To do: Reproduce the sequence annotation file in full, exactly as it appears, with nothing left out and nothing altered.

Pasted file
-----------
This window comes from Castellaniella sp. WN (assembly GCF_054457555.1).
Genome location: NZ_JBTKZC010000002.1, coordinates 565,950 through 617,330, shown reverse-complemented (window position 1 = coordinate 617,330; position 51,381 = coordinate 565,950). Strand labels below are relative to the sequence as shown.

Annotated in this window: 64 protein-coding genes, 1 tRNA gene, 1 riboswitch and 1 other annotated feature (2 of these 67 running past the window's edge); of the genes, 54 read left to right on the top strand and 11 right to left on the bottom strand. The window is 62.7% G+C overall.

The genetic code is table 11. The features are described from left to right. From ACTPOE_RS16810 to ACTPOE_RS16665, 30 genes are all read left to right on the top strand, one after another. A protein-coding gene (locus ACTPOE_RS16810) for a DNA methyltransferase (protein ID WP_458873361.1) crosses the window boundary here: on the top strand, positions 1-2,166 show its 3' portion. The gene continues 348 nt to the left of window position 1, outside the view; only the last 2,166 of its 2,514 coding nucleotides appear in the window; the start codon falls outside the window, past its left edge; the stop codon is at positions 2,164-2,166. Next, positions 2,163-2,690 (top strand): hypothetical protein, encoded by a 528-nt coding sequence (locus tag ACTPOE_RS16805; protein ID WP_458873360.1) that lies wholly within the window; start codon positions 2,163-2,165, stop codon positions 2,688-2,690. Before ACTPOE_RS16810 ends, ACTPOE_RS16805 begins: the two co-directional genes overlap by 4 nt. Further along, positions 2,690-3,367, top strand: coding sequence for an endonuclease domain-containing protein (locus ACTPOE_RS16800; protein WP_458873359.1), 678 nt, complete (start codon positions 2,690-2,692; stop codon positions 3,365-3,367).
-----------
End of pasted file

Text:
This window comes from Castellaniella sp. WN (assembly GCF_054457555.1).
Genome location: NZ_JBTKZC010000002.1, coordinates 565,950 through 617,330, shown reverse-complemented (window position 1 = coordinate 617,330; position 51,381 = coordinate 565,950). Strand labels below are relative to the sequence as shown.

Annotated in this window: 64 protein-coding genes, 1 tRNA gene, 1 riboswitch and 1 other annotated feature (2 of these 67 running past the window's edge); of the genes, 54 read left to right on the top strand and 11 right to left on the bottom strand. The window is 62.7% G+C overall.

The genetic code is table 11. The features are described from left to right. From ACTPOE_RS16810 to ACTPOE_RS16665, 30 genes are all read left to right on the top strand, one after another. A protein-coding gene (locus ACTPOE_RS16810) for a DNA methyltransferase (protein ID WP_458873361.1) crosses the window boundary here: on the top strand, positions 1-2,166 show its 3' portion. The gene continues 348 nt to the left of window position 1, outside the view; only the last 2,166 of its 2,514 coding nucleotides appear in the window; the start codon falls outside the window, past its left edge; the stop codon is at positions 2,164-2,166. Next, positions 2,163-2,690 (top strand): hypothetical protein, encoded by a 528-nt coding sequence (locus tag ACTPOE_RS16805; protein ID WP_458873360.1) that lies wholly within the window; start codon positions 2,163-2,165, stop codon positions 2,688-2,690. Before ACTPOE_RS16810 ends, ACTPOE_RS16805 begins: the two co-directional genes overlap by 4 nt. Further along, positions 2,690-3,367, top strand: coding sequence for an endonuclease domain-containing protein (locus ACTPOE_RS16800; protein WP_458873359.1), 678 nt, complete (start codon positions 2,690-2,692; stop codon positions 3,365-3,367).